jeudi 17 juillet 2014

Scottish Independence & the Young people


The question of young people's vote is interesting sociologically and politically. We expect young people to be more favorable to the Yes side in a referendum on independence because it proposes change. Young people may be more interested in change than in status quo. They may also be more easily convinced since they have not yet made up their mind definitely on many political issues. On the other hand, young people are accustomed to live in a globalized world. We may expect them not to be that interested in national States.

So what happens? I present first the situation in Scotland and then compare it with what happened and is now happening in Quebec regarding support for sovereignty among young people.


The following graph shows support for independence from January 2014 to the most recent polls among the whole population and among the 16 to 34 years old (purple line ). I computed a weighted average of the results by age group (age group by sex for Panelbase) presented by the different firms in order to arrive at a combined 16-34 age group*.

The graph shows that support for independence is slightly higher among the 16-34 age group than among the general population. However, the difference is rather stable.


The following graph shows the change in support for sovereignty for the three age groups between 1979, just before the first referendum in 1980, and 2014. The analysis is restricted to French-speaking Quebeckers -- usually defined as persons who speak mostly French at home -- since non-French speaking Quebeckers were generally opposed to sovereignty whatever their age.

The graph shows that before the first referendum in 1980, support for sovereignty among the 18-34 age group (47% of the population at that time) stand out compared to support among the two other age groups. It is at 63 percent compared to 36 percent for the 35-54 age group and 22 percent for the 55+ age group. The young people who were favorable to sovereignty in 1980 were still favorable in 1995 -- they constitute most of the 35-54 age group -- and they were joined by the new young people so that both the 18-34 and the 35-54 age groups were very favorable to sovereignty, at more than 63%, while support among the 55+ age group was at 40%.

This gave rise to the "dying federalist hypothesis" which stated that, as older people die, if  young people are still be more sovereigntist than older people and stay so as they grow older, sovereignty will eventually -- mathematically -- get the support of the majority of the population. This is not what happened. As we can see, after 2010, there is no more difference in support for sovereignty according to age which means that a) young people are not more sovereignist than the elder anymore and b) people do not necessarily stay sovereignist all their life. They may change their mind at some point.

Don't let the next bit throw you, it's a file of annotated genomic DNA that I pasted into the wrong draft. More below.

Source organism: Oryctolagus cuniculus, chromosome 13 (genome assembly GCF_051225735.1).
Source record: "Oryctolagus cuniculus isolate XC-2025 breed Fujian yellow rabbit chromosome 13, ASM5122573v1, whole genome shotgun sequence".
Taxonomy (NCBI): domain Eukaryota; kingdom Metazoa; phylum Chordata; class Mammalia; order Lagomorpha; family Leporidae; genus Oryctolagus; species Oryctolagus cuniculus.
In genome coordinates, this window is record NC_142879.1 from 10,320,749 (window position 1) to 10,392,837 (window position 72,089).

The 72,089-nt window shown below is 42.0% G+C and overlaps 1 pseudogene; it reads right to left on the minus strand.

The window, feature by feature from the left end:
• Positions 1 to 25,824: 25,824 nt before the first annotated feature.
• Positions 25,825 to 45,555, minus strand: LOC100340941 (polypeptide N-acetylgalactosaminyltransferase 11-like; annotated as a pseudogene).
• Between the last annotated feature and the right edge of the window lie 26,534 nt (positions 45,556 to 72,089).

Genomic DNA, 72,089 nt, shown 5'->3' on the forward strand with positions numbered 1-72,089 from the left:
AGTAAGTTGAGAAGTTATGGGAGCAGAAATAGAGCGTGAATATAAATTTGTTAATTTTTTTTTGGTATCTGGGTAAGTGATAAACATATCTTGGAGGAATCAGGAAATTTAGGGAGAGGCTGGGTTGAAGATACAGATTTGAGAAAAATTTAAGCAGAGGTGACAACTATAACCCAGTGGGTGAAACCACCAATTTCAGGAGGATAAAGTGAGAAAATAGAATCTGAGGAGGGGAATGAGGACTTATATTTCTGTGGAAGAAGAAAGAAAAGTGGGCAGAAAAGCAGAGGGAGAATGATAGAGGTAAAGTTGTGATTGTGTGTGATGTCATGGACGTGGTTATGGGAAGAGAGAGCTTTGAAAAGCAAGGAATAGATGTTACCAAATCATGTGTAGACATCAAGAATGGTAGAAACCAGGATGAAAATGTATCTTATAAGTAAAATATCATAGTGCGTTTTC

In a presentation at IRPP in 2001, I also showed that only the less than 55 years old were influenced by the campaign in 1995. Support among those who were 55 years and older remained stable.

Another way to look at support for sovereignty according to age is illustrated by the following graph. The two upper lines -- blue for the 18-34, green for the 35-54 -- show that support for sovereignty increased among all French speakers after the 1995 referendum where the Yes side was defeated 50.5% to 49.5%. It started to decline around 2002, went up a bit around the Sponsorship scandal in 2004-2005, and finally went on declining. The point is that it declined more among the younger age groups than among the 55+ age group so that, in 2014, there is no difference left between the age groups.


The situation in Scotland seems closer to the actual situation in Quebec than to the situation that prevailed in Quebec on the eve of the two referendums. Support for independence does not differ much between age groups and it changes similarly among the young people than among the general population. The hypothesis that young people do not differ much from older people in their political positions is the most plausible for now. 

* Methodological note: Sample sizes of smaller age groups -- 16-24, 25-34 -- were way too small to use the results with some confidence. These results vary enormously from one poll to the next and from one age group to the next. In addition, there were some differences in the age groups used by the different firms. I computed a weighted average of the support of the 16-24 and 25-34 age groups. For YouGov -- who uses a 25-39 age group -- I considered it to be an estimate of the support among the 25-34 age group and I applied the same weights as for the other firms. For Panelbase, who presents results for males 16-34 and females 16-34, I used a weight according to sex.

mercredi 9 juillet 2014

Scottish Independence, Quebec Sovereignty, similar or not?


First, my apologies to French-Speaking followers since I am going to write my messages on the Scottish referendum solely in English. And apologies to English speakers too: My English writing is not perfect.

The referendum campaign for Scottish independence is under way. It is the first time where it is possible to compare a political campaign with the referendum campaign pertaining to Quebec sovereignty in 1995. The Quebec referendum was held on October 31th 1995 and ended with a very close result, i.e. 50.5% No and 49.5% Yes. The turnout was 93.5%. In both situations, the movement for Independence is taking place in a developed country that is part of the Commonwealth.